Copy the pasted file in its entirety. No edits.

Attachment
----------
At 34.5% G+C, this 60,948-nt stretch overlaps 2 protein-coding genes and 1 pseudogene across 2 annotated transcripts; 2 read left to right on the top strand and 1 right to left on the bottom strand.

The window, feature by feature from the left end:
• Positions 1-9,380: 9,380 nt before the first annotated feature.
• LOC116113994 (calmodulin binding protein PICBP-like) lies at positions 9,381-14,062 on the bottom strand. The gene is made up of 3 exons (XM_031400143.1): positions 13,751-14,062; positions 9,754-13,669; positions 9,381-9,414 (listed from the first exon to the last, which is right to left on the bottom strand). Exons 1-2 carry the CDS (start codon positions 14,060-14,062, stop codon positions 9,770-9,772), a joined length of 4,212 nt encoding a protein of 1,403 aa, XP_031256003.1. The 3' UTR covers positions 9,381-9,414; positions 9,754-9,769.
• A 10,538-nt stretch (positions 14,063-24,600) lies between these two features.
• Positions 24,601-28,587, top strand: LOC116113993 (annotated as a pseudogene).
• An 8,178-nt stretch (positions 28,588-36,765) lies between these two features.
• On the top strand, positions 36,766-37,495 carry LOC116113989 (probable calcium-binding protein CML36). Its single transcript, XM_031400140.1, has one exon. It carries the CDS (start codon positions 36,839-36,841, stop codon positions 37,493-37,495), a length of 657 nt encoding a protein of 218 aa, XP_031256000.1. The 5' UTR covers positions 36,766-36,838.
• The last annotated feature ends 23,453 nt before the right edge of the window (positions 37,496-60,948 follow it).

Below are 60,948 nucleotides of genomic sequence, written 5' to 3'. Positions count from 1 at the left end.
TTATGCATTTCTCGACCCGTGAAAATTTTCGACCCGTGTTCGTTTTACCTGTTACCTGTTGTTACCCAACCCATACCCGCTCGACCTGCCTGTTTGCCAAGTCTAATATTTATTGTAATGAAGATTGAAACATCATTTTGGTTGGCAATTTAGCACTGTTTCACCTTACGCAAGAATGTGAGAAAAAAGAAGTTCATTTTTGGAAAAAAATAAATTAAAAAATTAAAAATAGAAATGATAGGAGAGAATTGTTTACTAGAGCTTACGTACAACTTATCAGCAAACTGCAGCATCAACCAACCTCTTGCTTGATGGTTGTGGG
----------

At 34.5% G+C, this 60,948-nt stretch overlaps 2 protein-coding genes and 1 pseudogene across 2 annotated transcripts; 2 read left to right on the top strand and 1 right to left on the bottom strand.

The window, feature by feature from the left end:
• Positions 1-9,380: 9,380 nt before the first annotated feature.
• LOC116113994 (calmodulin binding protein PICBP-like) lies at positions 9,381-14,062 on the bottom strand. The gene is made up of 3 exons (XM_031400143.1): positions 13,751-14,062; positions 9,754-13,669; positions 9,381-9,414 (listed from the first exon to the last, which is right to left on the bottom strand). Exons 1-2 carry the CDS (start codon positions 14,060-14,062, stop codon positions 9,770-9,772), a joined length of 4,212 nt encoding a protein of 1,403 aa, XP_031256003.1. The 3' UTR covers positions 9,381-9,414; positions 9,754-9,769.
• A 10,538-nt stretch (positions 14,063-24,600) lies between these two features.
• Positions 24,601-28,587, top strand: LOC116113993 (annotated as a pseudogene).
• An 8,178-nt stretch (positions 28,588-36,765) lies between these two features.
• On the top strand, positions 36,766-37,495 carry LOC116113989 (probable calcium-binding protein CML36). Its single transcript, XM_031400140.1, has one exon. It carries the CDS (start codon positions 36,839-36,841, stop codon positions 37,493-37,495), a length of 657 nt encoding a protein of 218 aa, XP_031256000.1. The 5' UTR covers positions 36,766-36,838.
• The last annotated feature ends 23,453 nt before the right edge of the window (positions 37,496-60,948 follow it).

Below are 60,948 nucleotides of genomic sequence, written 5' to 3'. Positions count from 1 at the left end.
TTATGCATTTCTCGACCCGTGAAAATTTTCGACCCGTGTTCGTTTTACCTGTTACCTGTTGTTACCCAACCCATACCCGCTCGACCTGCCTGTTTGCCAAGTCTAATATTTATTGTAATGAAGATTGAAACATCATTTTGGTTGGCAATTTAGCACTGTTTCACCTTACGCAAGAATGTGAGAAAAAAGAAGTTCATTTTTGGAAAAAAATAAATTAAAAAATTAAAAATAGAAATGATAGGAGAGAATTGTTTACTAGAGCTTACGTACAACTTATCAGCAAACTGCAGCATCAACCAACCTCTTGCTTGATGGTTGTGGG